COVID-19 takes toll on Maryknoll religious community in New York

The Maryknoll Society Center in Ossining, N.Y., is seen in this 2014 file photo. (CNS photo/Gregory A. Shemitz)

By Dennis Sadowski 
Catholic News Service

CLEVELAND (CNS) — The Maryknoll religious community in Ossining, New York, has been hit hard by COVID-19, the illness caused by the coronavirus.

At least one priest and three women religious have died of the illness during the month of April. Dozens more have been diagnosed or suspected of having the coronavirus.

Father Raymond Finch, superior general of Maryknoll Fathers and Brothers, told Catholic News Service that nine priests living at the order’s residential facilities had died since April 2.

He said the first priest who died was 92 and was the only one of the nine who tested positive for the virus. The others who had died showed symptoms that indicated they had the illness, but not all of them had been tested and those that were had not received their results, the congregational leader said.

The Maryknoll Sisters announced April 20 that three sisters died of COVID-19. Another 24 sisters have tested positive for the coronavirus and have been temporarily transferred to another care facility for treatment, the order said in a news release.

In addition, eight of the congregation’s staff members also have tested positive for the illness. Other sisters who have low-grade fevers have been isolated in the order’s health care facility and are being closely monitored by medical staff, the congregation said.

Father Finch said the ages of the men who died ranged from the upper 80s to the lower 90s and had been ordained for more than 50 years. In all, 120 men live at the order’s residential facility, he said.

About 18 men, in their 60s and 70s, also have shown minor symptoms of the disease and have been isolated, Father Finch added.

“All you need is a sniffle and you’re treated. But the younger men are isolated and doing OK,” he told CNS April 21.

Father Finch credited the order’s health care staff for being on top of the situation in trying times.

“They’re very aware of keeping people separated, very aware of not being cross contagious. They’re doing a very wonderful job, but the reality is this thing spreads very quickly,” he said.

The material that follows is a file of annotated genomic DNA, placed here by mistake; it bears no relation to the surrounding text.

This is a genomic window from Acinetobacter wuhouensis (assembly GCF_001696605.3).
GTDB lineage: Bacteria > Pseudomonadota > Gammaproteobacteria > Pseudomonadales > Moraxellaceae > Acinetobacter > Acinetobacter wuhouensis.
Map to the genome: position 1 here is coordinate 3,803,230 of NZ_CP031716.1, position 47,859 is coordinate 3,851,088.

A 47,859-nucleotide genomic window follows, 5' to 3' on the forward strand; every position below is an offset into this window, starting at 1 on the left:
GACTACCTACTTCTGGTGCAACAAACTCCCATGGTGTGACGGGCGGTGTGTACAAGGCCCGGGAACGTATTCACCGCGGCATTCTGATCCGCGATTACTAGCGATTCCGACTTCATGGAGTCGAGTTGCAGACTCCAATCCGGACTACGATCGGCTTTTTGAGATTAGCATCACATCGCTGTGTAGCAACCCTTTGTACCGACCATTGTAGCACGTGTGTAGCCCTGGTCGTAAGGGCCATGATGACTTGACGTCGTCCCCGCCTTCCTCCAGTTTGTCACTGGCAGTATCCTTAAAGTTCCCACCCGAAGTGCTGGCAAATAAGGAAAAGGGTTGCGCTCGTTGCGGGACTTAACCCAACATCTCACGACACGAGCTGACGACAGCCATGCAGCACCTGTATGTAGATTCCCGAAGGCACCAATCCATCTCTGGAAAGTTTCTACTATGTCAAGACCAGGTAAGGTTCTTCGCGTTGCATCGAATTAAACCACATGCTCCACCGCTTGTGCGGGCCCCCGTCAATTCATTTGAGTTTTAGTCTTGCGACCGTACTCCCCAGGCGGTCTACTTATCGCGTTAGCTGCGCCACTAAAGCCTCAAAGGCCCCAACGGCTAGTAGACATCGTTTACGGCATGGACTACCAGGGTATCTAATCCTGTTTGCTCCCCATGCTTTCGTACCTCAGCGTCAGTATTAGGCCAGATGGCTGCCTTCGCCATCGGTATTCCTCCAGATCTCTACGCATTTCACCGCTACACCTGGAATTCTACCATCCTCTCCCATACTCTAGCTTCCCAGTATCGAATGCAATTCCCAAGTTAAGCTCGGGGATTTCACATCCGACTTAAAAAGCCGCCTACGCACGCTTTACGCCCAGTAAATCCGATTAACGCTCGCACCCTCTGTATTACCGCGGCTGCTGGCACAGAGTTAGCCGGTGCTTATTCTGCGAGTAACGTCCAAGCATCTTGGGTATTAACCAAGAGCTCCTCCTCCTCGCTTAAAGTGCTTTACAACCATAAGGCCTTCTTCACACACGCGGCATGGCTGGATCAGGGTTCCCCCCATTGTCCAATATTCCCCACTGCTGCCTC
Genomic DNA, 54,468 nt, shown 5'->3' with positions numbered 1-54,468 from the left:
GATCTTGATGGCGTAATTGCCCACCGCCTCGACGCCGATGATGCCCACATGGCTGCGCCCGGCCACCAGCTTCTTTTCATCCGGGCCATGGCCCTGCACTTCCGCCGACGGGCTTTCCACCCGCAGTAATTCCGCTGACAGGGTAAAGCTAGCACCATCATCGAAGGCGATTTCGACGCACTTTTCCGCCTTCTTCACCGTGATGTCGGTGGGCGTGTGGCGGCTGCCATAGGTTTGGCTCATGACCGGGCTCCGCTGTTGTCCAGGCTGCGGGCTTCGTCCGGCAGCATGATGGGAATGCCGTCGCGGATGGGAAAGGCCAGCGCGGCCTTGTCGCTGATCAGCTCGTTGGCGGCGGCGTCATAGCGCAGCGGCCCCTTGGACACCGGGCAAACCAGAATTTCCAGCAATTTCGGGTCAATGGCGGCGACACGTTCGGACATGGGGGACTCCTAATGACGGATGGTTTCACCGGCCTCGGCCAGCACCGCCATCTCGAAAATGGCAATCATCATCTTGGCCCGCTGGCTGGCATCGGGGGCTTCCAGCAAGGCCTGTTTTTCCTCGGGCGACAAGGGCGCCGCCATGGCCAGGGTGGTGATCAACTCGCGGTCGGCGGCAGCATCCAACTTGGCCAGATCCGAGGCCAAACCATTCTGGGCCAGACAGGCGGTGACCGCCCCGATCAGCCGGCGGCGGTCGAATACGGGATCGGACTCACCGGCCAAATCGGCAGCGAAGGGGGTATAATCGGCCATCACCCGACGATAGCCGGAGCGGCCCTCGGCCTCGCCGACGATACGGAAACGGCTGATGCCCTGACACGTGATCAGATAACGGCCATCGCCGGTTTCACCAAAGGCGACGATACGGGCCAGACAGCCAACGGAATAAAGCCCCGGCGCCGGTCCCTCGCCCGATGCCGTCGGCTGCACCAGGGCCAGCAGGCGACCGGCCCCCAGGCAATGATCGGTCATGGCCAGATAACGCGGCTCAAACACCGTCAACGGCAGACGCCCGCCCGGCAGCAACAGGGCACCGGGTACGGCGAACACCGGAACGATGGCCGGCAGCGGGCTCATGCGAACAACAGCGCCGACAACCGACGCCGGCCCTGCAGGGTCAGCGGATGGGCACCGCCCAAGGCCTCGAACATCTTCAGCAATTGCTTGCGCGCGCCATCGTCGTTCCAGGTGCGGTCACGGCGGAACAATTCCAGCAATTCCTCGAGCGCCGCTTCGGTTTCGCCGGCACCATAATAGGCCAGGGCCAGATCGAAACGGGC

In the Archdiocese of Boston, retired Auxiliary Bishop Emilio Allue, 85, is reportedly extremely ill with complications from COVID-19.

The archdiocese did not confirm the report in order to protect the bishop’s privacy. A spokesman said that the archdiocese, Cardinal Sean P. O’Malley and clergy were “praying for Bishop Allue, who is facing a serious illness at this time.”

Massachusetts has emerged as a hot spot of COVID-19 cases.

Meanwhile, Regina Cleri, a residence for retired priests in the Archdiocese of St. Louis, reported nine confirmed cases of COVID-19 among its 30 residents.

The first case was confirmed April 18 and eight more followed two days later, reported the St. Louis Review, the archdiocesan newspaper. Two patients had been hospitalized.

Officials at the residence said they are following guidelines developed by the Center for Clinical Standards and the U.S. Department of Health and Human Services to protect residents. Visitors and nonessential personnel have been restricted at the facility.

The Dominican Sisters of Adrian, Michigan, reported that one of the congregation’s members who lives in metropolitan Detroit, a hot spot for the coronavirus, had contracted the virus, but has since recovered.

Elsewhere, the Sisters of the Holy Names of Jesus and Mary U.S.-Canada province have taken to praying specifically for people stricken by the illness.

Jennifer Brandlon, director of communications for the order’s U.S.-Canada province, told CNS April 21 that no sisters in the province had contracted COVID-19.

“Our congregation has been blessed with good fortune and good health,” she said. “We have had no known cases among the sisters living independently or in facilities. That is also the case for our members in Washington, California, New York, Florida and Ontario.”

“The sisters are focused on what this pandemic has done to the least in our society,” Brandlon added. “They have daily email with prayers for one another and for people we have heard about. That also includes the prayers of people who have contacted from outside the community to ask the sisters to pray for someone they love.”

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Contributing to this story was Jennifer Brinker, a staff writer for the St. Louis Review and Catholic St. Louis, the newspaper and magazine, respectively, of the Archdiocese of St. Louis.

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Follow Sadowski on Twitter: @DennisSadowski

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